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Badger prepares city for emergencies
ARLINGTON Chris Badger was hired by the city of Arlington to be its Emergency Management Project Manager just in time for Emergency Preparedness Month in April.
Badger came to Arlington because she wanted to work more closely with the community after an eight-year stint at the Snohomish County Department of Emergency Management which she began in June of 1999 by preparing for Y2K, and concluded as the deputy director of the DEM.
It was in her position as deputy director of the DEM that she responded to the Oso Steelhead landslide in January of 2006 and worked in the Emergency Operations Center during the November floods and December windstorms later that year, although her roles in the DEM included volunteer and preparedness specialist, training coordinator and public information officer.
We were mostly just dealing with natural disasters and hazardous material when I started out there, said Badger of her career in the DEM. We were aware of terrorism, of course, but it wasnt until Sept. 11 that it shifted to the front of our focus. The unimaginable things that wed seen on TV before, we had to be able to expect here now.
Badger credited President George W. Bush with pushing for funding of Community Emergency Response Teams, many of which had been in operation for close to a decade, to help neighborhoods prepare for disasters and terrorist threats alleviating some of the stress on emergency agencies.
Its been one of my passions to pass information forward to the schools of our county by providing multi-hazard workshops to schools and local citizens, in the form of CERT training, said Badger, whose own training has included courses on weapons of mass destruction, incident command, integrated emergency management response and earthquakes.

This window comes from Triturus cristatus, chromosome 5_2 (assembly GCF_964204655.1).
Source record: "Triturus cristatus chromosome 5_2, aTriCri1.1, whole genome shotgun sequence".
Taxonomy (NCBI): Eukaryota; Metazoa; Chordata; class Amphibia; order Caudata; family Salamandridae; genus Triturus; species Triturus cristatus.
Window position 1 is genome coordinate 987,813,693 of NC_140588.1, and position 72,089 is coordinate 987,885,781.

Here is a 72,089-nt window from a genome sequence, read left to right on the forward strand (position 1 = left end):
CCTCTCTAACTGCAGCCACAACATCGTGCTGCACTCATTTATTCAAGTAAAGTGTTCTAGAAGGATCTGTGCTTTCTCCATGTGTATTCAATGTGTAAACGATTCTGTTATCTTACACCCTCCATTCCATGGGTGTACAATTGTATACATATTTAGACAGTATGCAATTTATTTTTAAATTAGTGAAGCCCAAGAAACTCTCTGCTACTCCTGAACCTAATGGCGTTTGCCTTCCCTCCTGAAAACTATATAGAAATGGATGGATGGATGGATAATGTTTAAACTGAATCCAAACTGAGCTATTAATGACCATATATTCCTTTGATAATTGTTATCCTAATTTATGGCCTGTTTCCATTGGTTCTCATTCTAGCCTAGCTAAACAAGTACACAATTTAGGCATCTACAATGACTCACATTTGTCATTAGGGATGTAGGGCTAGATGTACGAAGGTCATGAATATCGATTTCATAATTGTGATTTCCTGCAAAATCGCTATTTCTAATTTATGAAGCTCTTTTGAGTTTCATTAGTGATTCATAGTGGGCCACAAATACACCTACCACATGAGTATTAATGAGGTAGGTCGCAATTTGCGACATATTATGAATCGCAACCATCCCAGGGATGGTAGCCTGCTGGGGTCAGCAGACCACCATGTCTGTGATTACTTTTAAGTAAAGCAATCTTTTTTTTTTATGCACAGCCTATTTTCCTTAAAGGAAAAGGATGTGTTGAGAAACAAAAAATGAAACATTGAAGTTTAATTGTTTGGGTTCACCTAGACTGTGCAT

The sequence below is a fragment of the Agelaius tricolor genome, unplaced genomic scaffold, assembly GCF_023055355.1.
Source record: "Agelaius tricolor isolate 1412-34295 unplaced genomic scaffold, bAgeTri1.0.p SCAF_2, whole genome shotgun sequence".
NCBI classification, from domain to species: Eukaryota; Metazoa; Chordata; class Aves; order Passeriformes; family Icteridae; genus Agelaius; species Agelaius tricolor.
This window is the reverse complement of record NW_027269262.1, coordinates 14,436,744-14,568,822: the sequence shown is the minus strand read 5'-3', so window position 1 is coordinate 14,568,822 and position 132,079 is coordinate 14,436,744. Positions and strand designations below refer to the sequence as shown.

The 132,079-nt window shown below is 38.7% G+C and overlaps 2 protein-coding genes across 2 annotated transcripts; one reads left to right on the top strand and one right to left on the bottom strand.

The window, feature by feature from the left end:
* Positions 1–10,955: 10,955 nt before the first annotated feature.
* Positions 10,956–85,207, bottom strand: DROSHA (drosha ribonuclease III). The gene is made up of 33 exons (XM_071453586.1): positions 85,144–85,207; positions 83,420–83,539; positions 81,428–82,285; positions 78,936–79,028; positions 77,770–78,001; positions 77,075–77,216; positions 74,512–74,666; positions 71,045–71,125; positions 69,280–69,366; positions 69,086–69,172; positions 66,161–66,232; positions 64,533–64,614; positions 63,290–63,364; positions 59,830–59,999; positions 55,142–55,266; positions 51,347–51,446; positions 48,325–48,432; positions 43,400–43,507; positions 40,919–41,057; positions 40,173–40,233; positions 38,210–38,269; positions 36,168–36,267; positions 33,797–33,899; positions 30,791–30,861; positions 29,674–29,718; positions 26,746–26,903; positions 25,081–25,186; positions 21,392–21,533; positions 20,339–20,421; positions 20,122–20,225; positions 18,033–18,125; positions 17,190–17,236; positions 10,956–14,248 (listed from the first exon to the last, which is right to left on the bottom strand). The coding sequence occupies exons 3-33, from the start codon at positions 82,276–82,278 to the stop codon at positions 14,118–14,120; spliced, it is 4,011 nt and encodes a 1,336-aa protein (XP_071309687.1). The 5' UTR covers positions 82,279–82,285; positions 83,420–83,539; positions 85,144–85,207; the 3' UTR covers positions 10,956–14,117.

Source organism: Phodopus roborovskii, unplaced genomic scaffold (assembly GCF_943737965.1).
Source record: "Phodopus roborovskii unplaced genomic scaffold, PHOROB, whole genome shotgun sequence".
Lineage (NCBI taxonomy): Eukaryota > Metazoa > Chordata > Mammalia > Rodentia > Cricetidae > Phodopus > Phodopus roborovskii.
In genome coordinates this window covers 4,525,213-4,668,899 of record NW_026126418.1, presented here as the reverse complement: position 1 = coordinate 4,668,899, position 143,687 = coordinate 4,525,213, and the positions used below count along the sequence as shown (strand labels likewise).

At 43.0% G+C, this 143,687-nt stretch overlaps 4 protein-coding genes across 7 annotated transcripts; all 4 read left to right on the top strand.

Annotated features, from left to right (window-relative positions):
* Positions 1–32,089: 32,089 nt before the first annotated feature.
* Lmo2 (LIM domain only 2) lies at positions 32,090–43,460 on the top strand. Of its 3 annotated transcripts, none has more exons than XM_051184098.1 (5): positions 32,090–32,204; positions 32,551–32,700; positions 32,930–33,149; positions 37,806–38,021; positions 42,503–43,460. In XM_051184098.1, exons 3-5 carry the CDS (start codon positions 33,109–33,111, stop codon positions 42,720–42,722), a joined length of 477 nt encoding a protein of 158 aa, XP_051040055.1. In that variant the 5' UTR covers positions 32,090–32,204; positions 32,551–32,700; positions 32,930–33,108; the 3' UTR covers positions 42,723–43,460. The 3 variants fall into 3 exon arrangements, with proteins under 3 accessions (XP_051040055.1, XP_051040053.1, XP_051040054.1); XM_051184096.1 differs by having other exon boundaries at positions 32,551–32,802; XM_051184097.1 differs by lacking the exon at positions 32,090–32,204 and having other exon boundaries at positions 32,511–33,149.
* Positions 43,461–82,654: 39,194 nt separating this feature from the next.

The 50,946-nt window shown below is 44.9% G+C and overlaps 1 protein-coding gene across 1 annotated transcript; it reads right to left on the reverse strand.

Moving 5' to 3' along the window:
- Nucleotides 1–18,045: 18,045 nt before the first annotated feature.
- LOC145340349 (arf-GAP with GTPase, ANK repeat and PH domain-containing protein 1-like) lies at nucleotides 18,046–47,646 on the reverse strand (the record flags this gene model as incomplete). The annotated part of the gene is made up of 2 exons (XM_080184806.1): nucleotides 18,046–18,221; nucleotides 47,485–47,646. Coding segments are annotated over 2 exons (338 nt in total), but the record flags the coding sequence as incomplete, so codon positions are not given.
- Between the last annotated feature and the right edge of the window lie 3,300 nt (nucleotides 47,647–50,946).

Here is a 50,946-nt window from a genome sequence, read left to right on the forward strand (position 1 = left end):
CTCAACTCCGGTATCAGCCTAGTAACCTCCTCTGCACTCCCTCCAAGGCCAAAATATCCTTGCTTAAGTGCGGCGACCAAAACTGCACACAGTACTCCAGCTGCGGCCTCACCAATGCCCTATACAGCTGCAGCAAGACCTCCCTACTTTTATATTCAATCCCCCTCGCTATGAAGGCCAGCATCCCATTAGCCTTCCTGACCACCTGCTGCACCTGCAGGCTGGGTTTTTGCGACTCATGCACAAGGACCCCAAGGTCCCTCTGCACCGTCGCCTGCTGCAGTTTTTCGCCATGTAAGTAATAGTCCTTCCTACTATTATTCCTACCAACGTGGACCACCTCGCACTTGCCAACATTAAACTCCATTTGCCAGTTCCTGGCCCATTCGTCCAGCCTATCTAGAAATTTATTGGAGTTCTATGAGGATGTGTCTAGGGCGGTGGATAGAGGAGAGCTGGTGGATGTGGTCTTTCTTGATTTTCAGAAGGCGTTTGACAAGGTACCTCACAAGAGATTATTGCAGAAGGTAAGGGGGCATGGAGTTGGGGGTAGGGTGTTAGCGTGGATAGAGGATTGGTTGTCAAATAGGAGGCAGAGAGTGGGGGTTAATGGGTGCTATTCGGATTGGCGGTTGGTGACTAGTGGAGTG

As part of Emergency Preparedness Month, the Arlington Fire Department and the city of Arlington will be distributing informational pamphlets and booklets, such as a Snohomish County flood safety bulletin and a Washington state emergency resource guide, through the mail and from City Hall and the fire station.
Badger also hopes to get some participants for CERT training this spring. The courses will cover subjects such as how to perform triage and identify different types of hazardous materials from their warning signs.
The field guide you receive explains how to mark buildings after a hurricane, to let people know whos searched them and when, and whether they found any victims, Badger said. It also shows you how to put together box cribs which can lift tens of thousands of pounds, so that you and others and move them move blocks of concrete.
The field guide is available to those who attend CERT training courses, but citizens may simply call or walk into City Hall or the fire station to receive the emergency resource guide and the flood safety bulletin.
Were also planning to mail the flood safety bulletin to everyone living on the flood plain, Badger said. As for the CERT training course, it costs $30 to cover the cost of your hard hat, goggles, gloves and whistle, but its fun.
To learn more, call the Arlington Fire Department at 360-403-3600.